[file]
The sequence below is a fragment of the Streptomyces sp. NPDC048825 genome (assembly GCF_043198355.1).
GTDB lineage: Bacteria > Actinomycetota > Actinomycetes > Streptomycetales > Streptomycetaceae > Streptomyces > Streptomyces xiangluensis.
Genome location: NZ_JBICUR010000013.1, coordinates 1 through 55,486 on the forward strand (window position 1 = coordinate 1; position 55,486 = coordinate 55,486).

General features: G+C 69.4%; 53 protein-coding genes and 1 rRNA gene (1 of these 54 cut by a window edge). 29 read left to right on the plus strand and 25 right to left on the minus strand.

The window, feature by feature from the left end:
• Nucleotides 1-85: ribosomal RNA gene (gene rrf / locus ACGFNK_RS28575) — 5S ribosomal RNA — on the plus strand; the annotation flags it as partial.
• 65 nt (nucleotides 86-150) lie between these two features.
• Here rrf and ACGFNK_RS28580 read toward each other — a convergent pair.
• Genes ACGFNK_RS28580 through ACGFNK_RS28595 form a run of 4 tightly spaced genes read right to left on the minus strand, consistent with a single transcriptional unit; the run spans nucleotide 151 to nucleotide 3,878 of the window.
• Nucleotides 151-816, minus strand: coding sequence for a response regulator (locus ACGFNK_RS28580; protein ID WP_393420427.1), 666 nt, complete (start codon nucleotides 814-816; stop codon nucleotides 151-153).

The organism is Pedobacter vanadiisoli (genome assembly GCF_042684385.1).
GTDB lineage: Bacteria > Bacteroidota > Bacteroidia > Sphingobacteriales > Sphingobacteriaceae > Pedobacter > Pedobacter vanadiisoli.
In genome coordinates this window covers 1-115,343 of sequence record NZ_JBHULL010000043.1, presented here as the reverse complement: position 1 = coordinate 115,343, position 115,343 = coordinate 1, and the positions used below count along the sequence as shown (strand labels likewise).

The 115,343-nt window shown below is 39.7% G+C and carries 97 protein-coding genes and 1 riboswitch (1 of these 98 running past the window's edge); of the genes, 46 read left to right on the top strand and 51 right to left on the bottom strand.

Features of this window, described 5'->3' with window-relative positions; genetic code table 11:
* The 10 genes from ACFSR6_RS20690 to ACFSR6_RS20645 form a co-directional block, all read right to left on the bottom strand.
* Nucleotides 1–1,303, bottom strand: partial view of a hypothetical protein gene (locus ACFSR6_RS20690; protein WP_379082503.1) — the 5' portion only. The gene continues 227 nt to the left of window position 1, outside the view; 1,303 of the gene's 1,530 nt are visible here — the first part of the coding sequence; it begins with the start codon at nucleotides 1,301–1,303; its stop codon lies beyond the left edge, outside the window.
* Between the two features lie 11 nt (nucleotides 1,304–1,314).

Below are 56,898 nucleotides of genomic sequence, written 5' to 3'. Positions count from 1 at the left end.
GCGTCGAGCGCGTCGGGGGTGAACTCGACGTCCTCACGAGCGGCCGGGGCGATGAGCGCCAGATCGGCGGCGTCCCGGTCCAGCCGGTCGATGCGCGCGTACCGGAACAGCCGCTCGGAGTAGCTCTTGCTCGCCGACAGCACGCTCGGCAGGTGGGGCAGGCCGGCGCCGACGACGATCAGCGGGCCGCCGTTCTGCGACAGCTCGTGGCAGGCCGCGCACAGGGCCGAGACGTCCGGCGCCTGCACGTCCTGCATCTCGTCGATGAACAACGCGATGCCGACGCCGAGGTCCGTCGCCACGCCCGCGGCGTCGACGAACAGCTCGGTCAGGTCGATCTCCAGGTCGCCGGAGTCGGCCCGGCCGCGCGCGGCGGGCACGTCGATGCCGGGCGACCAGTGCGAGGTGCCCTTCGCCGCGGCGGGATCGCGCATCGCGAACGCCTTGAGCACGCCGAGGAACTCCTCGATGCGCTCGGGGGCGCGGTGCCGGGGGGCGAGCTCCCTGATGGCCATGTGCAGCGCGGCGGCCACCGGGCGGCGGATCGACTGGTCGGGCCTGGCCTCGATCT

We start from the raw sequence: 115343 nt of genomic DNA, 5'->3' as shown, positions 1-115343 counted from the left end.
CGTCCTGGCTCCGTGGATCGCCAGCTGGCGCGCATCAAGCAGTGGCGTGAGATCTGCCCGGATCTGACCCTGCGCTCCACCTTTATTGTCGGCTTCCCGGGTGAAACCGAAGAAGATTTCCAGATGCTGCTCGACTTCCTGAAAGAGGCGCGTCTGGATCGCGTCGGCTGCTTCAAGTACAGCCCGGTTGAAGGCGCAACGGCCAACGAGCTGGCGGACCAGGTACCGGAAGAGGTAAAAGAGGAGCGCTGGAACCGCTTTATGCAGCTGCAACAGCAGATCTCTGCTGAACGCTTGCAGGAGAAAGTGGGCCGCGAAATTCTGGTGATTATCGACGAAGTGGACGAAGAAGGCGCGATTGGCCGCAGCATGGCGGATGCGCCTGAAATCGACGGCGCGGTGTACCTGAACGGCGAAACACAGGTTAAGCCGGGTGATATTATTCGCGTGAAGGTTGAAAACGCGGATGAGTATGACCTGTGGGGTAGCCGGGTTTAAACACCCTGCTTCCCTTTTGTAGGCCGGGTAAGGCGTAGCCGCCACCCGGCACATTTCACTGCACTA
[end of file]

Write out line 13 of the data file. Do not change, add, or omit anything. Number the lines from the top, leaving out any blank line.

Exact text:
In genome coordinates this window covers 1-115,343 of sequence record NZ_JBHULL010000043.1, presented here as the reverse complement: position 1 = coordinate 115,343, position 115,343 = coordinate 1, and the positions used below count along the sequence as shown (strand labels likewise).